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Ecology

Habitat

Habitat and Ecology

Habitat and Ecology
General
E. adscensionus occurs on rocky reefs in depths of 2 to 100 m.

Feeding
E. adscensionus feeds mainly on crabs (67%) and fishes (20%). At Ascension Island, rock hind include juvenile triggerfish (Melichthys niger) and young sea turtles in their diet. At St. Helena, E. adscensionis are common in shallow water and represent 90% of “groundfish” landings; large adults (over 50 cm) are taken regularly in 50 to 100 m, but are rare in shallow water (Heemstra and Randall 1993).

Reproduction and maturity
Only the Ascension Island population contained mature individuals at the time of sampling (May to June). Female maturity occurred at 350 mm FL and four years of age. The presence of older individuals with sexually transitional gonads indicates protogynous hermaphroditism. However histological analysis of small individuals was too sparse to allow unambiguous identification of male recruitment pathways.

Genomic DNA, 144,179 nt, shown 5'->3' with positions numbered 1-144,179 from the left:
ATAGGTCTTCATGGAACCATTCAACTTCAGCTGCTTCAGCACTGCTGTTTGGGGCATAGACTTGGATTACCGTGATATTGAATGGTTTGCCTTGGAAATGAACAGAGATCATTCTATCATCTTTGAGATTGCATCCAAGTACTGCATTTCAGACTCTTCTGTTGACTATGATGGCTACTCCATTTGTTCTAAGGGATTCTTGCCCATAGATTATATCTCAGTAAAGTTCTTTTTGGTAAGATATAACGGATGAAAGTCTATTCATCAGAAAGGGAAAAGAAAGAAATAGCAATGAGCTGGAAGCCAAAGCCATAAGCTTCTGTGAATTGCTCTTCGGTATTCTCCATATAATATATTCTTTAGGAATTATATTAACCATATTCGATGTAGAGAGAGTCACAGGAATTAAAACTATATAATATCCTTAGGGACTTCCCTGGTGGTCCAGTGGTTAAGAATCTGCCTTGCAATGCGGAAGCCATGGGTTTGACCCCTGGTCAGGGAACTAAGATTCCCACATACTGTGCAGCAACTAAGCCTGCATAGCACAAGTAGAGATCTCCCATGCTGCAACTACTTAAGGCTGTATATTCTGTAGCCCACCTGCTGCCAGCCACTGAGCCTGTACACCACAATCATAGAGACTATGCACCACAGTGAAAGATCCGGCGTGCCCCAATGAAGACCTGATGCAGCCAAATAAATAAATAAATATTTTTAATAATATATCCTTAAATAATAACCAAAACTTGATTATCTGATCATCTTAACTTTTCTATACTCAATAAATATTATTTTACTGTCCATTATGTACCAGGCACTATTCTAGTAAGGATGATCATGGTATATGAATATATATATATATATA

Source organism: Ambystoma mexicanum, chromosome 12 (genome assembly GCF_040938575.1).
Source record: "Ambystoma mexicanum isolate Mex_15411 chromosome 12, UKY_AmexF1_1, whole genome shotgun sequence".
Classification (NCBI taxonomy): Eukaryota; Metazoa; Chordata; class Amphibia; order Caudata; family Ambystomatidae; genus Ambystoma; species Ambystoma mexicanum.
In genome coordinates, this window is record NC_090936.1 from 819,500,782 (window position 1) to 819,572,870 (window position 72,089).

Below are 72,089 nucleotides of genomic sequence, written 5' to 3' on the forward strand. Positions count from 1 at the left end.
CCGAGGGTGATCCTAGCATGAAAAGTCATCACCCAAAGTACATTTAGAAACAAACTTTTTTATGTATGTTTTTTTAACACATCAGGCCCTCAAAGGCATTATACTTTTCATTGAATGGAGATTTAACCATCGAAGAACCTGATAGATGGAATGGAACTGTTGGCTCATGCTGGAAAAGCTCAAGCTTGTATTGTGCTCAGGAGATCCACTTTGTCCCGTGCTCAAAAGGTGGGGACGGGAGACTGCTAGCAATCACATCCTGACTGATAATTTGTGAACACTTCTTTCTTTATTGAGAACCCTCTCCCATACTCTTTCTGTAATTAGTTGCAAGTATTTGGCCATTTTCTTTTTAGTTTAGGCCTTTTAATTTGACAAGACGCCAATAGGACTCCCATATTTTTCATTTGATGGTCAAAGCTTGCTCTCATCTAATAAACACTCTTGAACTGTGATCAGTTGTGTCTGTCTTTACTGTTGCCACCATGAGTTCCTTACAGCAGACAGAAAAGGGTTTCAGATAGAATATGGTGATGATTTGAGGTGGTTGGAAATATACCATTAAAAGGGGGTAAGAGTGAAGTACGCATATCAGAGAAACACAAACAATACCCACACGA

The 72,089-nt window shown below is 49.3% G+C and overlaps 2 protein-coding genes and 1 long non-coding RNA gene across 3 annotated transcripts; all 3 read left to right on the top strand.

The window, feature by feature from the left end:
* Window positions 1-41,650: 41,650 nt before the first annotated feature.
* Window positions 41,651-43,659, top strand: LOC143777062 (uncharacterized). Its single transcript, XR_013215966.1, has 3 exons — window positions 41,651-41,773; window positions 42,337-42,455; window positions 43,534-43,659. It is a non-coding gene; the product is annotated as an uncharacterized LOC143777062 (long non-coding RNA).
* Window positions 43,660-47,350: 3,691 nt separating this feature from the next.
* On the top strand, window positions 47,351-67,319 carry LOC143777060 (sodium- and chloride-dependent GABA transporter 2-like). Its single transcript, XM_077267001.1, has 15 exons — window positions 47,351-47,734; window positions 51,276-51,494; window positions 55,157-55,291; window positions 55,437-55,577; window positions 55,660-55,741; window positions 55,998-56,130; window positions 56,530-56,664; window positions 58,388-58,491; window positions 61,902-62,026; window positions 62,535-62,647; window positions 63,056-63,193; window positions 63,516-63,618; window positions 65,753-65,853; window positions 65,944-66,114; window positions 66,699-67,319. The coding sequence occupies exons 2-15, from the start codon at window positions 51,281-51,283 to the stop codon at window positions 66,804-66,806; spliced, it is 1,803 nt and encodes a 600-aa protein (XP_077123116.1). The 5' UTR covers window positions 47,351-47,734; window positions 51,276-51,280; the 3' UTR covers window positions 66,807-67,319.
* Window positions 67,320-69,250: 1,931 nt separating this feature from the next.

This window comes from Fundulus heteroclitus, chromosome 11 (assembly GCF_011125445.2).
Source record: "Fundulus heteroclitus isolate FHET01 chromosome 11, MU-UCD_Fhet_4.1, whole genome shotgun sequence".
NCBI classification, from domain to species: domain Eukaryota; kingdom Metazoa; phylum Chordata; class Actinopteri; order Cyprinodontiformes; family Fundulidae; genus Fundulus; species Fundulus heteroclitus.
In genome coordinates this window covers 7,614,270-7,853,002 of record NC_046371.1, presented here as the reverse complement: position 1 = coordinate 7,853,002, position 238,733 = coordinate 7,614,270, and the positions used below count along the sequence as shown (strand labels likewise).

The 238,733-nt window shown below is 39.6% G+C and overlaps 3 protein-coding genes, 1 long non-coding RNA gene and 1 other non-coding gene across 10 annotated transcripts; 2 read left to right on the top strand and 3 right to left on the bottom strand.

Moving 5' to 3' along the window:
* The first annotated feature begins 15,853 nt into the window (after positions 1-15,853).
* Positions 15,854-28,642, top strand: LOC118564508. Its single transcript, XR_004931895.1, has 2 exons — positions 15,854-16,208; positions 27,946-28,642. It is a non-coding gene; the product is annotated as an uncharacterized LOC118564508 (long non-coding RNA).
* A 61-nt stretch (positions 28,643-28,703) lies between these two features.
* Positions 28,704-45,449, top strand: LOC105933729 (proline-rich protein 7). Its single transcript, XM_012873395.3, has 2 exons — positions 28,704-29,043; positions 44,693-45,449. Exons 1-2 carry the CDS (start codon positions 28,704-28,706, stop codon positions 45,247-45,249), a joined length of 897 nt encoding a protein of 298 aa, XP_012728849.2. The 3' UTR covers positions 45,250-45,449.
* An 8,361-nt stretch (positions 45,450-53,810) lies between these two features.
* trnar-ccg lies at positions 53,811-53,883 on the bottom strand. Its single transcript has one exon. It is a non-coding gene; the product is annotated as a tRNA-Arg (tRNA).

Mean testis wt in mature individuals 7.3±0.6 gms
Mean ovary wt in mature individuals 39.8±6.9 gms

This, plus observations, suggest that some spawning occurs within the context of small haremic groups.

Fishers in Belize have identified E. adscensionus as a group spawning species in the Gladdens Spit area (Heyman 2001).

Systems
  • Marine
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benthic
  • North-West Atlantic Ocean species (NWARMS)
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Environment

demersal; marine; depth range 1 - 120 m (Ref. 36484), usually ? - 15 m (Ref. 3589)
  • Willoughby, S., J.D. Neilson and C. Taylor 1999 The depth distribution of exploited reef fish populations off the south and west coasts of Barbados. Proc. Gulf Caribb. Fish Inst. 45:57-68. (Ref. 36484)